The game is at least interesting, with invisible power zones positioned around the different screens giving E.T. special powers, such as teleportation and the ability to scatter his pursuers. The real problems are the holes that are scattered about, into which the alien falls over and over and over and over and over again. My gosh, the holes. Friedrich Nietzsche once wrote “When you gaze long into an abyss the abyss also gazes into you.” Atari’s E.T. cartridge has so many, many eyes to gaze so very, very long into you.

For more information on the E.T. game and its role in the great video game crash of ’83 – ’84, consult your local Dot Eaters entry.

Here are the rest of the Oscar Week articles on TDE:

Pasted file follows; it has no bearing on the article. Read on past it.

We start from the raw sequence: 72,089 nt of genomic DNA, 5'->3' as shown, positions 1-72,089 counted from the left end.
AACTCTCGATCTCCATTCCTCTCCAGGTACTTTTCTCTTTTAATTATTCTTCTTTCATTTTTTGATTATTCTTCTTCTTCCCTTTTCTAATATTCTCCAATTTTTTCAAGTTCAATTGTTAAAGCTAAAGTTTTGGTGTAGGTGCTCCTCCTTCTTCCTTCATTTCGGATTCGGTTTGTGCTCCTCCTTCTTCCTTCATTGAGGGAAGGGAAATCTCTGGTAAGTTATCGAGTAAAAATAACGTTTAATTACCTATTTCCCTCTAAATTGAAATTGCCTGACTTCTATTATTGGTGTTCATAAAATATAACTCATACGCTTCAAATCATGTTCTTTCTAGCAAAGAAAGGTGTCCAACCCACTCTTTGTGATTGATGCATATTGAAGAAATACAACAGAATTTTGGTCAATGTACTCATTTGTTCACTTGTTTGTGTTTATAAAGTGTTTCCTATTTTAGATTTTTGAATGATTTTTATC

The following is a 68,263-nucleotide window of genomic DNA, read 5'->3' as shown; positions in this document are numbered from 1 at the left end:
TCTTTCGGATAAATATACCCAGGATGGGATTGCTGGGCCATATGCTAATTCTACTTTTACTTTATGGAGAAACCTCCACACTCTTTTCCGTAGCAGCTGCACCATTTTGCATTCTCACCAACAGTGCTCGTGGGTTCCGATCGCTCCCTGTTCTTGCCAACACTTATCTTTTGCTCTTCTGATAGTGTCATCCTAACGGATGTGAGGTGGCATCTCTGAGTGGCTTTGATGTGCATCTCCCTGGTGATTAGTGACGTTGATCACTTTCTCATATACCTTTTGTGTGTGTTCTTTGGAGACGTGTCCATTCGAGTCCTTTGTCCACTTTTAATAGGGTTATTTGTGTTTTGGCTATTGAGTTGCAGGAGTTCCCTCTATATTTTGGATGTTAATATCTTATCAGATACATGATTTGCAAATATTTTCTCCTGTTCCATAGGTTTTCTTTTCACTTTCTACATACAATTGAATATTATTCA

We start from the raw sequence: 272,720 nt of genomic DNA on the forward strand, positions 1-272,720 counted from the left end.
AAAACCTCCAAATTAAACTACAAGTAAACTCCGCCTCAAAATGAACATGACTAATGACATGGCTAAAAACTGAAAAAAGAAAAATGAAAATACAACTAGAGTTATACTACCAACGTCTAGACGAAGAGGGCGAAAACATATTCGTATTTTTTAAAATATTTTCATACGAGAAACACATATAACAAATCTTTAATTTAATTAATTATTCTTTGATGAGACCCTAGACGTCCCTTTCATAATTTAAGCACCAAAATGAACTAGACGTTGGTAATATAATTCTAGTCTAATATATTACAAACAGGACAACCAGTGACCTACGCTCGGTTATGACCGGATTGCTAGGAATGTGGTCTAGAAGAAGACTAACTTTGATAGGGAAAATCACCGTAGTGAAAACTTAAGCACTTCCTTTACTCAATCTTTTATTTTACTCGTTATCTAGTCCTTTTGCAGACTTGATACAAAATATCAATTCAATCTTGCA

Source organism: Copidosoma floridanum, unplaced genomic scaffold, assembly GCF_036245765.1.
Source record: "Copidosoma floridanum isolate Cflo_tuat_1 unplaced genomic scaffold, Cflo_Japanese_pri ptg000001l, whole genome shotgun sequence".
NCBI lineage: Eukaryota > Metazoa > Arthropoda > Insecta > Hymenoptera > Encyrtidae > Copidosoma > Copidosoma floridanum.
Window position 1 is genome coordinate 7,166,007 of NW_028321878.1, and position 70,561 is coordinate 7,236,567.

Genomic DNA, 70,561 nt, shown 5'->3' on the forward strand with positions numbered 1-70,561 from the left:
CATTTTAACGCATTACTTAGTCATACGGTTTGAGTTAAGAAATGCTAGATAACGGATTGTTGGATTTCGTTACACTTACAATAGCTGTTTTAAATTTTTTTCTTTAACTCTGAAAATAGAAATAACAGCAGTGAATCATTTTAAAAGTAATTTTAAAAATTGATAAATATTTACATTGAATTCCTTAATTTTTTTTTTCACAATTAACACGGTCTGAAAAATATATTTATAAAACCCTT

The Towering Inferno (VCS/2600, U.S. Games 1982)
Star Wars (Arcade, Atari 1983)
M*A*S*H (VCS/2600 Fox Video Games 1983)
Rocky (ColecoVision, Coleco 1983)
The Wizard of Oz (SNES, Manley/SETA 1993)
Jaws (Amiga, Intelligent Design/Screen 7 1989)

 

Oscar Week at TDE: Star Wars (1983)

George Lucas’ movie Star Wars doesn’t require much of an introduction. The science fiction epic was released in 1977 and forever changed the film industry. The fact that it didn’t snag the Best Picture oscar at the Academy Awards ceremony (that honour went to Woody Allen’s Annie Hall) the following year is often considered a bit of a robbery. Star Wars buffs can take consolation that John Williams won for Best Score, which also features prominently in the arcade game.